Ali's research has uncovered the remarkable history of the early German sexual rights movement, which in many ways culminates with Magnus Hirschfeld. Already in 1897, Hirschfeld founded the Scientific Humanitarian Committee, which lobbied for the rights of gay men, lesbians, and trans people. His Jahrbuch für sexuelle Zwischenstufen (The Yearbook for Sexual Intermediary Types), the first scholarly journal devoted especially to homosexuality, began publication in 1899. In addition to homosexuality, Hirschfeld published on transvestism and transsexuality as well. In 1919, he was able to convince the new Weimar Republic to help fund the Institute for Sexual Science, where he conducted basic research on sexuality, provided services including family planning, testing and treatment for sexually transmitted diseases, counselling, informational lectures, and even residences for gays, lesbians, and trans people. A committed Social Democrat, he offered many services to the poor for reduced fees or even free.
Admittedly, Ali's visions of the past get a lot wrong. In November of 1930, Magnus Hirschfeld had accepted an invitation for a lengthy worldwide lecture tour, starting in the United States (where he was called "the Einstein of Sex") and passing through Japan, China, Indonesia, India, Palestine, and Egypt. When he returned to Europe in 1932, it was already clear that the situation in Germany was not safe and he never returned to his homeland or his Institute. He died in France on his sixty-fifth birthday, having seen newsreels of the burning of the books from his library. Had he been in Berlin in 1933, it's entirely unlikely that he would have discouraged anyone from emigrating, as he seems to do in the series.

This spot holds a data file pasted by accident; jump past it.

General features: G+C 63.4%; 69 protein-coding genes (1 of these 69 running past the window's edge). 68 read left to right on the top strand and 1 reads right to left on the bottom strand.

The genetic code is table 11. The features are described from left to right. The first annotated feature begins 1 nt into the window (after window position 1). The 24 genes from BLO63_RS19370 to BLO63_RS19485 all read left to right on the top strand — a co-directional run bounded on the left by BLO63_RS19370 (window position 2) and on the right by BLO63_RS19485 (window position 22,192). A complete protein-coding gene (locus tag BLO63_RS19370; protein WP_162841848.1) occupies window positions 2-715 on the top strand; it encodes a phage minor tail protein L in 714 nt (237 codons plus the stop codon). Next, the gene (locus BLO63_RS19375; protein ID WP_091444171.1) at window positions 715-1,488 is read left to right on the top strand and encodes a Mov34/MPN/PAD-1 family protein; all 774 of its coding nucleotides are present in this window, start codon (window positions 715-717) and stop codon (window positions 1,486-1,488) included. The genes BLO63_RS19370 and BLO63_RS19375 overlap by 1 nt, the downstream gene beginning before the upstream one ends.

Tranparent gets the heart of the matter right, however. When it links the Jews and sexual minorities as victims of fascist aggression, it points to the deep interrelationship of Jewish and homosexual emancipation in German and Western history. Perhaps the show's most important innovation is the shift from a focus on the history of homosexuality to the history of the trans movement, and in particular to the turn to womanhood embodied in Gittel (and later in Maura). Ali intuits a link between Jewishness and that embrace of femininity as well: "there is something connected with the women thing and the Jew thing … it's like phallus is to crucifix as vagina is to Holocaust." The show argues that it is not just queer Weimar that should interest us today, but the era's openness to becoming a woman.
Transparent provides an invaluable service in reminding its viewers that the Nazis ended an important era of exploration and inquiry into gender. The loss of that era's sexual freedom still traumatizes American families like the Pfeffermans to this day. And perhaps Ali's research into the history of sexuality can help heal that trauma.
To conduct your own research on Magnus Hirschfeld, the relationship of Jewish and homosexual identities, and the history of sexuality in Germany before the Nazis, see Robert Tobin's Peripheral Desires: The German Discovery of Sex.